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As religious diversity in Congress rises, there is still little place for nonbelievers

The Jan. 3rd Globe editorial on the religious diversity of the 113th Congress (“Fighting, but not about religion”) failed to mention one telling fact. The same Pew Research Center analysis you quote, listing the religious affiliations in Congress, also shows that not a single current representative — not even Kyrsten Sinema of Arizona, who, through a spokesman, has said she prefers a “secular approach” — has publicly stated that he or she is an atheist, nontheist, or nonbeliever.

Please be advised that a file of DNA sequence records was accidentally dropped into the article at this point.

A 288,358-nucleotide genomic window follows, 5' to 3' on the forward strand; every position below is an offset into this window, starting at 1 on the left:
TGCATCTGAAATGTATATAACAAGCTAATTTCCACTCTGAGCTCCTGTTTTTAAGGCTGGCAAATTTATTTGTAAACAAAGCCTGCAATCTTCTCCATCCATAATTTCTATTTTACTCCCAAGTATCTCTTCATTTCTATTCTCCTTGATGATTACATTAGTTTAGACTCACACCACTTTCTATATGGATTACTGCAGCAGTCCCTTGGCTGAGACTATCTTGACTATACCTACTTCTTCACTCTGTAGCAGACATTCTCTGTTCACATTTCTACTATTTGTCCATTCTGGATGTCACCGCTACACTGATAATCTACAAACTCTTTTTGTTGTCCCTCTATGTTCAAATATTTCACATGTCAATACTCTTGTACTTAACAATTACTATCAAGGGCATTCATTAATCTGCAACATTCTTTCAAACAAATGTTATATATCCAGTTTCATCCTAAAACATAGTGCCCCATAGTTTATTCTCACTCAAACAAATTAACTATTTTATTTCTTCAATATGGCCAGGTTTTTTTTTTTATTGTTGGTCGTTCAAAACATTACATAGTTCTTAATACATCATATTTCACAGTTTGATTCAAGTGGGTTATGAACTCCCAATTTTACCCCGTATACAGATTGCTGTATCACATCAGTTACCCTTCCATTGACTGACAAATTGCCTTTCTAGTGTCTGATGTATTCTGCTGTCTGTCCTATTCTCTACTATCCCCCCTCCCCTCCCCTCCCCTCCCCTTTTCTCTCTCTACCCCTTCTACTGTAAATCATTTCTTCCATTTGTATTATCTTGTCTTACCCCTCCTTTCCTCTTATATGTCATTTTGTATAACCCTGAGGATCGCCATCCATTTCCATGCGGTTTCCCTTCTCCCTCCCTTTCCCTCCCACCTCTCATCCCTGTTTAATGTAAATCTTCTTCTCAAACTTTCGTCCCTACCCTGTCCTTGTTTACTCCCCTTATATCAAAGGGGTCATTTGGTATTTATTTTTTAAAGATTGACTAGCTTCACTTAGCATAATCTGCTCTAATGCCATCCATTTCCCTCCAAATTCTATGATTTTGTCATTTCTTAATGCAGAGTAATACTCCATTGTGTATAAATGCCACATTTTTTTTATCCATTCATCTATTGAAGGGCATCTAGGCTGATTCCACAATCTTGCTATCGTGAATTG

Recent polls report that at least 5 percent of Americans identify themselves specifically as atheist, and 20 percent describe themselves as “unaffiliated.” The Sixth Amendment states that “no religious test shall ever be required as a qualification to any office or public trust under the United States.” But, in reality, there is a de facto test: Atheists and nonbelievers are not welcomed by the electorate.

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When it comes to religious diversity, the 113th Congress still comes up short relative to the actual makeup of the American public.

David Mack

Groton

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